Payable PIP deducted from UIM recover even when it looks like it never will be payable and no Minton reduction given for WC offset against UIM: KENTUCKY SCHOOL BOARD ASSOCIATION V. JEWELL (COA 3/7/2008)

KENTUCKY SCHOOL BOARD ASSOCIATION V. JEWELL
INSURANCE:  PIP, WORKERS COMPENSATION AND SUBROGATION
2006-CA-001995
PUBLISHED: AFFIRMING IN PART, REVERSING IN PART, AND REMANDING
PANEL: HENRY PRESIDING; COMBS, ACREE CONCUR
COUNTY: WHITLEY
DATE RENDERED: 3/7/2008

This case has an unsual procedural history since the first decision was not published, then following a request for reconsideration by the COA, the request was granted and a revised opinion published!  A motion for discretion review was filed on 4/7/2008 with the Supreme Court.

This case involved a claimant injured in the scope of employment who settled her disputed workers compensation claim for $25,000 and was assigned the subrogation rights in exchange for her future medicals.  She then settled for the $25,000 policy limits of the liability carrier and pursued a claim for underinsured motorist benefits (UIM).  A verdict was received in excess of the liability limits, but a post-verdict dispute arose on the applicability of the offsets for workers compensation and "payable" PIP as it applied to the UIM benefits.

Jewell had received $17,734.55 in workers compensation benefits, and her health insurer had also paid some of her medical bills as there was a dispute over a pre-existing condition such that $8,307.45 of her workers compensation settlement went to pay her health insurer for medical bills (which had not been paid by PIP).  Workers comp carrier assigned Jewell its third party subrogation rights.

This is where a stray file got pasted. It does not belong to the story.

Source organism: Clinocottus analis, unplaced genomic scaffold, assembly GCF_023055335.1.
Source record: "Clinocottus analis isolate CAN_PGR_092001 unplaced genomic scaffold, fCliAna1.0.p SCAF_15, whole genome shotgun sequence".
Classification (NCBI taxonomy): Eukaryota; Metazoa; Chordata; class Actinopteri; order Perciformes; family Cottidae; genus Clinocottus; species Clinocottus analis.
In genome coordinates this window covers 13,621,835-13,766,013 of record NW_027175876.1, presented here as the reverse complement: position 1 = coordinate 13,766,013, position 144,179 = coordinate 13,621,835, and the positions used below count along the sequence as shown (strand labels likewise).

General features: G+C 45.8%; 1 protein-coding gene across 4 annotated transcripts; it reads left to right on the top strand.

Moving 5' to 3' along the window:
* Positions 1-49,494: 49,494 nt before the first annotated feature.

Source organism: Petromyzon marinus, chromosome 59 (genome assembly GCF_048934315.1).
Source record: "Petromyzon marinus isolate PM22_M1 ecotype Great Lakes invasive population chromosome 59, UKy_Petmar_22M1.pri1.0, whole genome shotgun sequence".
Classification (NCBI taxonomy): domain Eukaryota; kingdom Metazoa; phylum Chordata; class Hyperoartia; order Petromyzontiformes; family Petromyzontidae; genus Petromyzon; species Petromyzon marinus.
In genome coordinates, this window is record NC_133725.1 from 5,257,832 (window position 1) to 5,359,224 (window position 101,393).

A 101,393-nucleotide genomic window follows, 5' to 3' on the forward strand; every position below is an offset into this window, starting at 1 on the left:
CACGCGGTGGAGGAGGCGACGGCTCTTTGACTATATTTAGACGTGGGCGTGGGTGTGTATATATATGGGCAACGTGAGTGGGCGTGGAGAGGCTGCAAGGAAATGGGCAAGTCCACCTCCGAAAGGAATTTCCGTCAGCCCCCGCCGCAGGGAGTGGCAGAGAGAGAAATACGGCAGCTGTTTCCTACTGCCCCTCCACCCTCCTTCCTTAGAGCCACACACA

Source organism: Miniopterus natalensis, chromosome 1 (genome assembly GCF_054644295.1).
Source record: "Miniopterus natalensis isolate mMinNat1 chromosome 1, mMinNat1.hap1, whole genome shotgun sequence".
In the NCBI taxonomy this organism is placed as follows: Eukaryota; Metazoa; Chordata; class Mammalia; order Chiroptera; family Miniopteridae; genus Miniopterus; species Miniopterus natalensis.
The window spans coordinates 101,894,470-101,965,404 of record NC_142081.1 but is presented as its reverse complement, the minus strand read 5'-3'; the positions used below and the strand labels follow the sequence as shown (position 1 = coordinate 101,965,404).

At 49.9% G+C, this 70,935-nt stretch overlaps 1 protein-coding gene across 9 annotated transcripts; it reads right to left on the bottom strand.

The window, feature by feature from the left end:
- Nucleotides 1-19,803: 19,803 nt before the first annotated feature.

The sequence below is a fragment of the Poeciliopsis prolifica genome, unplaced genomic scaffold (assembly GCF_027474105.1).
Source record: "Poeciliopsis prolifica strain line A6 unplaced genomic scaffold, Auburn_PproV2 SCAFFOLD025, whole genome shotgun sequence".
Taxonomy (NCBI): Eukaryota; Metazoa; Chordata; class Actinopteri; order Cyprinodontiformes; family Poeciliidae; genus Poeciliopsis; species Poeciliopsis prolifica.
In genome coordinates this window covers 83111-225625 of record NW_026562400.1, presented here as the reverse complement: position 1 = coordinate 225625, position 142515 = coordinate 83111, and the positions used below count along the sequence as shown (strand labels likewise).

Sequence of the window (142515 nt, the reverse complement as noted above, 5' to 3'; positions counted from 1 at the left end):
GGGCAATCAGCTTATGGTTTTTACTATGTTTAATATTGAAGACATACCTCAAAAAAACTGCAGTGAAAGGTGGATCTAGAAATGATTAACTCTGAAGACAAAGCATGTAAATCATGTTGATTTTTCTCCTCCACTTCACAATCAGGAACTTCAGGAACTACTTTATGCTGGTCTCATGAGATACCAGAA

With regard to her personal injury claim, she settled with tortfeasor for policy limits of $25,000.  PIP had paid $333.45 in benefits for lost wages not covered by workers compensation and then proceeded directly against KSBA for underinsured motorist benefits.

The jury awarded a total of $101,102.77 which included $70,558.77 for medical expenses, $5,544.00 for lost wages, and $25,000 for pain and suffering.  The trial court applied a $25,000 offset from the liability settlement with the tortfeasor and the $333.45 paid by PIP.

The UIM carrier sought an additional offset for the $26,826.55 in past medical bills and wages and the remainder of the "payable" PIP of $19,666.55 (the policy provided for $20,000 in basic PIP rather than the standard and usual $10,000).  The UIM carrier’s position was that failure to award an offset would result in a double recovery per Cinn. Ins. Co. v. Samples.

The COA agreed with the UIM carrier and held a payment made in performance of a contractual obligation [by a UIM carrier ] is not a payment of “damages.”  Therefore, the rights which Jewell gained in her settlement agreement do not include subrogation rights against the KSBA (UIM), since the workers ’ compensation carrier had no subrogation rights against the UIM carrier. A workers ’ compensation carrier cannot assign a subrogation right that it itself does not possess.